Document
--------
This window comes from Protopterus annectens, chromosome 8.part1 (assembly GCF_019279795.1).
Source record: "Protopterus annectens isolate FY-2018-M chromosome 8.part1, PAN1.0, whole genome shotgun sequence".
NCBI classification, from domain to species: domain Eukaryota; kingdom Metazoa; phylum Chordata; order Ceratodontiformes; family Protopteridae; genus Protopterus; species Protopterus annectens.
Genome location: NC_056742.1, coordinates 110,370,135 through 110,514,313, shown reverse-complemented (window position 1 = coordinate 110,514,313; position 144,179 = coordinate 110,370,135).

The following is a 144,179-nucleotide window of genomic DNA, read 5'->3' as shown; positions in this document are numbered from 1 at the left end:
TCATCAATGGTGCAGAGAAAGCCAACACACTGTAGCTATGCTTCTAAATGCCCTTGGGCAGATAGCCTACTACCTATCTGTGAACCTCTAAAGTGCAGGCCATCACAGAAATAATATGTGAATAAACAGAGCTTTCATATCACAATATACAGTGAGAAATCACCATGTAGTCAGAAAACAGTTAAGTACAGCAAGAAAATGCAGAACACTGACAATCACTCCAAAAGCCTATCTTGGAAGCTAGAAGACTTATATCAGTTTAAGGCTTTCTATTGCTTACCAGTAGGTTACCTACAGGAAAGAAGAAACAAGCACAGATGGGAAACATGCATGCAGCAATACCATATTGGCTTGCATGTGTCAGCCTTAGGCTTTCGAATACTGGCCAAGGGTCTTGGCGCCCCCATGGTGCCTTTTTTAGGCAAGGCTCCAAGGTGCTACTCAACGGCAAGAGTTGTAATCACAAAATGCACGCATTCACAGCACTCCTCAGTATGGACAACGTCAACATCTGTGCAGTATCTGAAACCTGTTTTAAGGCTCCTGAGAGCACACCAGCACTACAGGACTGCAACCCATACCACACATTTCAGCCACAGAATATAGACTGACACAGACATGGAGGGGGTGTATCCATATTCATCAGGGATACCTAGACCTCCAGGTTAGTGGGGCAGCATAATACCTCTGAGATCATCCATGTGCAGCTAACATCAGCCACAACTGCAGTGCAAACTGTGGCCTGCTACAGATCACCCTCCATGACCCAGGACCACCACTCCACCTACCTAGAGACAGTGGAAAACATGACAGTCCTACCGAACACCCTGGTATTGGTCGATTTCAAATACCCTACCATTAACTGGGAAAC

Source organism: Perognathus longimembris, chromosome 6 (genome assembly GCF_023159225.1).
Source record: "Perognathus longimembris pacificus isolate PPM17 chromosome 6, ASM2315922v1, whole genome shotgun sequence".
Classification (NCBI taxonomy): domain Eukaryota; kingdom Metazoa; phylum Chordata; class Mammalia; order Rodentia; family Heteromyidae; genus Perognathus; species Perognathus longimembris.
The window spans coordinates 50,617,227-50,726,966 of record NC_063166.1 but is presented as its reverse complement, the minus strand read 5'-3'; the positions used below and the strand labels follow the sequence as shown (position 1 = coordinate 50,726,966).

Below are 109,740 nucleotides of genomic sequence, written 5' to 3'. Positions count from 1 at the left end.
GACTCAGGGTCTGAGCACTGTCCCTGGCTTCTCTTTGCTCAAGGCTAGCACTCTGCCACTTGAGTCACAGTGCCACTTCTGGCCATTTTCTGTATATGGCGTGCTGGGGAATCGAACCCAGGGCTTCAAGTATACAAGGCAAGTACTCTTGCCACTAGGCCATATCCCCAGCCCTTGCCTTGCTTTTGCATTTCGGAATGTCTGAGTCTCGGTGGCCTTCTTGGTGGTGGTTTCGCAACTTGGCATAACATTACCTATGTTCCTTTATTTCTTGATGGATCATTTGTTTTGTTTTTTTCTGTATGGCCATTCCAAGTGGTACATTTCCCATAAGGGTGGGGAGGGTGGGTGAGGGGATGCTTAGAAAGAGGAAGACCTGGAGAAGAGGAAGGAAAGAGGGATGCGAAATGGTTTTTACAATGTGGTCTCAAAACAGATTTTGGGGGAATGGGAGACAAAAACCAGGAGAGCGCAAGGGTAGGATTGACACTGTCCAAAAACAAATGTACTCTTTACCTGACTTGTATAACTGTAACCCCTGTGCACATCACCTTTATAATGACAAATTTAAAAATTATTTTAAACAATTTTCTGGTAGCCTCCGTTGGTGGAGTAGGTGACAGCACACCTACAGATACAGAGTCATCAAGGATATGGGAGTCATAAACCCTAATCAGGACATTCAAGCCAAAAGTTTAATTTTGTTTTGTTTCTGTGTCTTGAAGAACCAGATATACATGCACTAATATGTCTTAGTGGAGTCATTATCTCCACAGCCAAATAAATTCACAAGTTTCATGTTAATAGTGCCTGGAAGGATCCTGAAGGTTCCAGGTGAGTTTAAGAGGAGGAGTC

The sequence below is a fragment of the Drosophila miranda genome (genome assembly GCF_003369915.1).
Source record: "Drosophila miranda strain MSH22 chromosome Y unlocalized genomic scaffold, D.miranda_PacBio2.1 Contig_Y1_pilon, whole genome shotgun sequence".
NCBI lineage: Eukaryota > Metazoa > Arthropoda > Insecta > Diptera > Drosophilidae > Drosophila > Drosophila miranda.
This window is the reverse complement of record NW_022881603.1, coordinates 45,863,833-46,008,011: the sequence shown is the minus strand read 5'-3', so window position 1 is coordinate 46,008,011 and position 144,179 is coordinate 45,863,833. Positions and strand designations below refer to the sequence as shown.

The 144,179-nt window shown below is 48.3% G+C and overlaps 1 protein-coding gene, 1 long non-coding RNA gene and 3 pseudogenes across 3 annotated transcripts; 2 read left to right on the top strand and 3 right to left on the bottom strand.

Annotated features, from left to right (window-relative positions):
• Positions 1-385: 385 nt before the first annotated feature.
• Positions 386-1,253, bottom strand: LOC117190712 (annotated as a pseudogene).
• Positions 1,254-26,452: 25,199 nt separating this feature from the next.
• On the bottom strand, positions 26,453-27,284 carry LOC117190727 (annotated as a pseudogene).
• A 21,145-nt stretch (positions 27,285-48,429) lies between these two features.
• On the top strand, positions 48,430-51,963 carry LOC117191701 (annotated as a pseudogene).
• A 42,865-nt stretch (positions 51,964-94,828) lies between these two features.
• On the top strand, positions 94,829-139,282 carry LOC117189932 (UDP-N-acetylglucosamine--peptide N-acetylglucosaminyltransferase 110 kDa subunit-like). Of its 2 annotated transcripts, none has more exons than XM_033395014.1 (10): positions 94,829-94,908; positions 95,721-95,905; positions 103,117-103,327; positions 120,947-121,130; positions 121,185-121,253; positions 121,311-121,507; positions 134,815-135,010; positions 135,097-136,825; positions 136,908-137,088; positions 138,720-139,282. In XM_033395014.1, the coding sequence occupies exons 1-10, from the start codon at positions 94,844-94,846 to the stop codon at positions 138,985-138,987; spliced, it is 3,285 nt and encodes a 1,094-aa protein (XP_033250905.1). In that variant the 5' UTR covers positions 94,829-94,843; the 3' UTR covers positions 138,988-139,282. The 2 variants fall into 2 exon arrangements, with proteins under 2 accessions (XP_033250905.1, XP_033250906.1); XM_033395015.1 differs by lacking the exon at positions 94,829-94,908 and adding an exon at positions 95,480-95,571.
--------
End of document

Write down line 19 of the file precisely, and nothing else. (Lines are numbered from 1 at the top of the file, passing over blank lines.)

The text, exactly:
• Positions 1-385: 385 nt before the first annotated feature.